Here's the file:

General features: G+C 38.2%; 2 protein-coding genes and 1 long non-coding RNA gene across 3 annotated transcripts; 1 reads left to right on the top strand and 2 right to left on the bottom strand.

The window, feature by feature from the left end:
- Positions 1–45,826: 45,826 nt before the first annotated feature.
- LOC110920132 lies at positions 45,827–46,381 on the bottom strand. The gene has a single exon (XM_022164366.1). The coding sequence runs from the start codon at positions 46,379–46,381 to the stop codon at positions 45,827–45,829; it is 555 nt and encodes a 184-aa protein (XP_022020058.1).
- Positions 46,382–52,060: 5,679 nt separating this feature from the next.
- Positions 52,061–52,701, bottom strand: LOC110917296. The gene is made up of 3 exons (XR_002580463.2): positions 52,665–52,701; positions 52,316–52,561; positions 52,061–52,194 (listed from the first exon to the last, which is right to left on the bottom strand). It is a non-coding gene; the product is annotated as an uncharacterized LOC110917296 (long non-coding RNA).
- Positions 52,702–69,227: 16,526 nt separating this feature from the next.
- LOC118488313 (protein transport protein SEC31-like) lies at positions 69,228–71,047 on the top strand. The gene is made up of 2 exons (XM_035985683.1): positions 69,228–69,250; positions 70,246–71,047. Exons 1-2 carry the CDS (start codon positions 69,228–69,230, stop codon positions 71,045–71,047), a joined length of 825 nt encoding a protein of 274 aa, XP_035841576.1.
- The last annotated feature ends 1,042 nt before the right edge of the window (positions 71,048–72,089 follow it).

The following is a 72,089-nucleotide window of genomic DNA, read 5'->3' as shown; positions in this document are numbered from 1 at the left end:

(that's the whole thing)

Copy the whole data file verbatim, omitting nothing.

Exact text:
General features: G+C 38.2%; 2 protein-coding genes and 1 long non-coding RNA gene across 3 annotated transcripts; 1 reads left to right on the top strand and 2 right to left on the bottom strand.

The window, feature by feature from the left end:
- Positions 1–45,826: 45,826 nt before the first annotated feature.
- LOC110920132 lies at positions 45,827–46,381 on the bottom strand. The gene has a single exon (XM_022164366.1). The coding sequence runs from the start codon at positions 46,379–46,381 to the stop codon at positions 45,827–45,829; it is 555 nt and encodes a 184-aa protein (XP_022020058.1).
- Positions 46,382–52,060: 5,679 nt separating this feature from the next.
- Positions 52,061–52,701, bottom strand: LOC110917296. The gene is made up of 3 exons (XR_002580463.2): positions 52,665–52,701; positions 52,316–52,561; positions 52,061–52,194 (listed from the first exon to the last, which is right to left on the bottom strand). It is a non-coding gene; the product is annotated as an uncharacterized LOC110917296 (long non-coding RNA).
- Positions 52,702–69,227: 16,526 nt separating this feature from the next.
- LOC118488313 (protein transport protein SEC31-like) lies at positions 69,228–71,047 on the top strand. The gene is made up of 2 exons (XM_035985683.1): positions 69,228–69,250; positions 70,246–71,047. Exons 1-2 carry the CDS (start codon positions 69,228–69,230, stop codon positions 71,045–71,047), a joined length of 825 nt encoding a protein of 274 aa, XP_035841576.1.
- The last annotated feature ends 1,042 nt before the right edge of the window (positions 71,048–72,089 follow it).

The following is a 72,089-nucleotide window of genomic DNA, read 5'->3' as shown; positions in this document are numbered from 1 at the left end: